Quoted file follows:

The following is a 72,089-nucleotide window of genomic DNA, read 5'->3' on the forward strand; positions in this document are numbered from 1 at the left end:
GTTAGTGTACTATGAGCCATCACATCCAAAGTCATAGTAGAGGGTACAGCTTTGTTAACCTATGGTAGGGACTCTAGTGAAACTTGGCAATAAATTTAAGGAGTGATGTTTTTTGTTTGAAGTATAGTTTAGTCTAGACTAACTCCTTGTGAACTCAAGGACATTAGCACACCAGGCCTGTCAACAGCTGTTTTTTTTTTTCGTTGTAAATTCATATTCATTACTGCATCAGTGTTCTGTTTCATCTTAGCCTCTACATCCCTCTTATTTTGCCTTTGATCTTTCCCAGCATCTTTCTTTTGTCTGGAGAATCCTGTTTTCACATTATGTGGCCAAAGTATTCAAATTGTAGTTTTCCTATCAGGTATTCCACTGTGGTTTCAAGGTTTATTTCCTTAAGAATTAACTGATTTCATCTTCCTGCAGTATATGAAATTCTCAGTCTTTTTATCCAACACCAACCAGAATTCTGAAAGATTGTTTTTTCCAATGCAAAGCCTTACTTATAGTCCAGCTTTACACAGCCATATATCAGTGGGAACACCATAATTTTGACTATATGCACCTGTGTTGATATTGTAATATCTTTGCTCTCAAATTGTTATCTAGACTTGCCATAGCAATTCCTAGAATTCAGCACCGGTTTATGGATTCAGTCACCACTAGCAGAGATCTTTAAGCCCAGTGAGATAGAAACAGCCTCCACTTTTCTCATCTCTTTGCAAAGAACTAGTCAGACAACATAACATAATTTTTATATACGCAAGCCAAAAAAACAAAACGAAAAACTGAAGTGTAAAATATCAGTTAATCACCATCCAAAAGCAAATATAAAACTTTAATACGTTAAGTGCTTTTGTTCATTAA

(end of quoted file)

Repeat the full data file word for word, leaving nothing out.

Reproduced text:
The following is a 72,089-nucleotide window of genomic DNA, read 5'->3' on the forward strand; positions in this document are numbered from 1 at the left end:
GTTAGTGTACTATGAGCCATCACATCCAAAGTCATAGTAGAGGGTACAGCTTTGTTAACCTATGGTAGGGACTCTAGTGAAACTTGGCAATAAATTTAAGGAGTGATGTTTTTTGTTTGAAGTATAGTTTAGTCTAGACTAACTCCTTGTGAACTCAAGGACATTAGCACACCAGGCCTGTCAACAGCTGTTTTTTTTTTTCGTTGTAAATTCATATTCATTACTGCATCAGTGTTCTGTTTCATCTTAGCCTCTACATCCCTCTTATTTTGCCTTTGATCTTTCCCAGCATCTTTCTTTTGTCTGGAGAATCCTGTTTTCACATTATGTGGCCAAAGTATTCAAATTGTAGTTTTCCTATCAGGTATTCCACTGTGGTTTCAAGGTTTATTTCCTTAAGAATTAACTGATTTCATCTTCCTGCAGTATATGAAATTCTCAGTCTTTTTATCCAACACCAACCAGAATTCTGAAAGATTGTTTTTTCCAATGCAAAGCCTTACTTATAGTCCAGCTTTACACAGCCATATATCAGTGGGAACACCATAATTTTGACTATATGCACCTGTGTTGATATTGTAATATCTTTGCTCTCAAATTGTTATCTAGACTTGCCATAGCAATTCCTAGAATTCAGCACCGGTTTATGGATTCAGTCACCACTAGCAGAGATCTTTAAGCCCAGTGAGATAGAAACAGCCTCCACTTTTCTCATCTCTTTGCAAAGAACTAGTCAGACAACATAACATAATTTTTATATACGCAAGCCAAAAAAACAAAACGAAAAACTGAAGTGTAAAATATCAGTTAATCACCATCCAAAAGCAAATATAAAACTTTAATACGTTAAGTGCTTTTGTTCATTAA